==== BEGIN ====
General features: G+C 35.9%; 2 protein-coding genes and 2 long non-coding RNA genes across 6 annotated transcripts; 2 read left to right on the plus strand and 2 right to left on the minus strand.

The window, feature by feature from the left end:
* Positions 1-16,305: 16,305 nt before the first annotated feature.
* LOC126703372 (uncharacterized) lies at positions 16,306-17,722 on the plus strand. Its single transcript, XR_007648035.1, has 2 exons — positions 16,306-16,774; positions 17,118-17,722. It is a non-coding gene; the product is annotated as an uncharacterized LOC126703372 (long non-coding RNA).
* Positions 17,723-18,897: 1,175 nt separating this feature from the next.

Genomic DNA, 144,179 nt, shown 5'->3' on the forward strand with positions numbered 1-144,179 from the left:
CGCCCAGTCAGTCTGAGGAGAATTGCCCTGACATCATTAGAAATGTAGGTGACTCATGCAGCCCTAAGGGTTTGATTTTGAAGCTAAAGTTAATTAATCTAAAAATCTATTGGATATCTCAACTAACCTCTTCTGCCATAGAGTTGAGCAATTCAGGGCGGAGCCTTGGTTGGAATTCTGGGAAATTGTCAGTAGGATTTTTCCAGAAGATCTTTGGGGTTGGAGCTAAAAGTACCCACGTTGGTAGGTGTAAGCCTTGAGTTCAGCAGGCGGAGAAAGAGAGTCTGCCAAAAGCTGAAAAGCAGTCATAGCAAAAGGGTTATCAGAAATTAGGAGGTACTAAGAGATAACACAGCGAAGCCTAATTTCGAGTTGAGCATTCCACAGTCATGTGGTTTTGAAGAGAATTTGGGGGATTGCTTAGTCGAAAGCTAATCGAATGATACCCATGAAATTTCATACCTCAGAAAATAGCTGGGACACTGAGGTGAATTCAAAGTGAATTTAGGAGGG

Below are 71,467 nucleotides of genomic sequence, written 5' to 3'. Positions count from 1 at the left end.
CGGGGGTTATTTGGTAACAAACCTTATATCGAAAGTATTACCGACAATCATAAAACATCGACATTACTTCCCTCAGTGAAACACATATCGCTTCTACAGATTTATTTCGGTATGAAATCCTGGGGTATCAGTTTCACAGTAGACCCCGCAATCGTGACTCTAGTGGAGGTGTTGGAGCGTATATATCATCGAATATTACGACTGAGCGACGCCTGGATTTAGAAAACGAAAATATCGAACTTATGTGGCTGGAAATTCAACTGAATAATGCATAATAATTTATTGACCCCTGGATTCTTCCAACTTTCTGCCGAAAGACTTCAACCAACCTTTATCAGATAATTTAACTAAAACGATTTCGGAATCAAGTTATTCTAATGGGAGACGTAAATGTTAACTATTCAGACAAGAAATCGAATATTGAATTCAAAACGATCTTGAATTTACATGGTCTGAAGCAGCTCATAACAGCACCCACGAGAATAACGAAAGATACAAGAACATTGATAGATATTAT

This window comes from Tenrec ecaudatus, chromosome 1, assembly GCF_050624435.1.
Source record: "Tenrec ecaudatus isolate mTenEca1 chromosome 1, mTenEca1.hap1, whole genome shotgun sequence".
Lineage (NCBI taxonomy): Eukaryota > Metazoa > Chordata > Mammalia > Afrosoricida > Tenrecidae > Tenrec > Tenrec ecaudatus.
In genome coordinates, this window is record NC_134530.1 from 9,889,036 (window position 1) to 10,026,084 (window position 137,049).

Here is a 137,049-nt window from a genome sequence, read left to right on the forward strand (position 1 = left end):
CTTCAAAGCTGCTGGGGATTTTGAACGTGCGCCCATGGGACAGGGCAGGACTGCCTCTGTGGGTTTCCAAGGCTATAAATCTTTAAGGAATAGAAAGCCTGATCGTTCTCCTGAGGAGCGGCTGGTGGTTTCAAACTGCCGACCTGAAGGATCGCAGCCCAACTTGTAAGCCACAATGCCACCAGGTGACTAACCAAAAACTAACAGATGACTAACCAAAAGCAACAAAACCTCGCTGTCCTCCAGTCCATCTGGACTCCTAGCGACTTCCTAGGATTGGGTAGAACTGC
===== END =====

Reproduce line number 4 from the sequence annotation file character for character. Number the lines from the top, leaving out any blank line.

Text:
* LOC126703372 (uncharacterized) lies at positions 16,306-17,722 on the plus strand. Its single transcript, XR_007648035.1, has 2 exons — positions 16,306-16,774; positions 17,118-17,722. It is a non-coding gene; the product is annotated as an uncharacterized LOC126703372 (long non-coding RNA).